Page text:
I have attempted below to explain a personalist spirituality as it would pertain to these emotions.  So, for the personalist the higher emotions would be states of being belonging attributed to communion with Holy Spirit of the Trinity in greater and lesser degrees according to the state or emotion experience, which depending on a given personalist, the person may experience these states as integral and personal, yet at the same time as an objective reality of the person’s being (in other words, something other-worldly).  I say given personalist because these experiences may not be ubiquitous among personalists, and I say objective reality because according to Catholic doctrine any states of being attributed to the Holy Spirit would require an objective metaphysical derivation (i.e. the Trinitarian God).

Also, I think it necessary to point out the ontological distinction being made here because the quality of experience between the two categories of emotions is quite obvious and noticeable if you pay close attention to the magnitude of awareness of what is happening during the experience of an emotion (the higher emotions or states of being allow for greater awareness of experience). 

Peter

#9, Sep 22, 2014 7:43pm

Hawkins book is titled, "Letting Go, The Pathway Of Surrender", not "to Surrender".

Hawkins explains that the negative emotions have evolutionary origins.  The explanation for them having negative ramifications for the personalist and the bridging connection for the Catholic personalist, I would suspect could only be to point the person in the opposite direction of the result of the fall, i.e. original sin; in the direction of God. 

If these negative emotions began to evolve as a result of the human being taking advantage of evolutionary niches having to do with survival and therefore at that time being beneficial to man and valued as superior over any other alternatives due to their survival value(very early on because animals have these lower emotions too), then the fall of man (man becoming aware of his condition) would have been subsequent to this starting point of the evolution of these negative emotions and would have also been the very same point in time (as the fall) that man became aware of a metaphysical objective reality that would have put his imperfect condition in stark contrast with this new discovery of an objective reality greater than himself.

Peter

#10, Sep 22, 2014 7:47pm

So, the question would have arose, how do we get to God from here?  After another vast and unknown amount of time, we arrive here and now and the question is still the same, but now we have more information to help us understand how we might go about it. 

Hawkins suggests we administer what he calls the letting go technique.  What this is, is a technique for neutralizing negative emotions. 

The technique is as follows:  One is to acknowledge the negative emotion without resisting it.  Not act on it in any way, not even talk about it (against what Alice Miller recommends which is to discuss them with an enlightened witness).  First acknowledge it, second, do not judge it, just let it be what it is.  Third, feel it in its full without judging it (this is the crux because you will want to escape it, repress it, project it, judge it, etc.).  Again, just let it be what it is without acting on it in any way (this is neutralizing it).  Fourth, surrender it.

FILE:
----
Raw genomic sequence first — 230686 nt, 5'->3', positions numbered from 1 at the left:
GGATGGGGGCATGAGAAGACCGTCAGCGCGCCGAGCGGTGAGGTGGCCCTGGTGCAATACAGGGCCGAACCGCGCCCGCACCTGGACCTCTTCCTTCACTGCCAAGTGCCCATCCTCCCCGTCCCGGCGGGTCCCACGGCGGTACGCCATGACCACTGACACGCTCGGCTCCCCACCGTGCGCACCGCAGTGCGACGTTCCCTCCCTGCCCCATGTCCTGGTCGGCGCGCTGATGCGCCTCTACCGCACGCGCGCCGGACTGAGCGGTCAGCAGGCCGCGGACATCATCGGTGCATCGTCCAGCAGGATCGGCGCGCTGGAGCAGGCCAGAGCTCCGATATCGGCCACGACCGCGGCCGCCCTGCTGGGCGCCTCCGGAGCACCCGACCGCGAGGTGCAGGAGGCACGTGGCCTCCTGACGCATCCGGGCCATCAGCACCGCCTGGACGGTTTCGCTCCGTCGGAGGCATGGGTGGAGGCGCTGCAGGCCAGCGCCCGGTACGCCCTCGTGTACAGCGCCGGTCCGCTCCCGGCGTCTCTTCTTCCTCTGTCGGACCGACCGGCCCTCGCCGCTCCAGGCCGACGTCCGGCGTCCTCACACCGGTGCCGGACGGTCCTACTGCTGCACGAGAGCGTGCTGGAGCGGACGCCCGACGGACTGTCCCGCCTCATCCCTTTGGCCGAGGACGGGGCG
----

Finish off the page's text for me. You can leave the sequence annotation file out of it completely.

Peter

#11, Sep 22, 2014 7:50pm

What surrendering the emotion means is to give it up, to let it go- but giving it up and letting it go imply that there is some action involved on your part, which there is not according to Hawkins; the terms surrendering it, giving it up and/or letting it go just mean to allow the negative emotion to run out of energy on its own, which it will if you do not resist it, if you feel it in its full and if you do not judge it. 

You let it be what it is and you let the energy behind it run itself out on its own once it is neutralized.  Once you do this enough with all of your negative emotions as they come up, you will find yourself with a lot of time on your hands because there is no more negativity inside of you!  Then, you can continue this process, because you can’t “kill it off” (original sin) as Flannery O’Connor wrote, but you can manage it!  After you get the swing of it, you can focus on prayer and a willingness to let the Holy Spirit transform your life even more than you already are! 

Peter

#12, Sep 22, 2014 8:15pm

I just wanted to make it clear that Hawkins attributes the positive emotions to spirit and not to an evolutionary origin, or as I have categorized them, to the Catholic personalist's integral and non-dualistic connection with God through the Holy Spirit.

Peter

#13, Sep 22, 2014 8:45pm

Also, the human being undergoing these evolutionary changes prior to the fall would not be the human being as we define it today.  It would have been so long ago that it would have probably been some other kind of creature.

Above when I said,

"If these negative emotions began to evolve as a result of the "human being" taking advantage of evolutionary niches having to do with survival and therefore at that time being beneficial to "man" and valued as superior over any other alternatives due to their survival value(very early on because animals have these lower emotions too), then the fall of man (man becoming aware of his condition) would have been subsequent to this starting point of the evolution of these negative emotions and would have also been the very same point in time (as the fall) that man became aware of a metaphysical objective reality that would have put his imperfect condition in stark contrast with this new discovery of an objective reality greater than himself."

It makes a certain kind of sense to deligate the title of human being to the creature who rose from the ashes of the fall of man. 

 

Sign in to add a comment, or register first.

Forgot your password?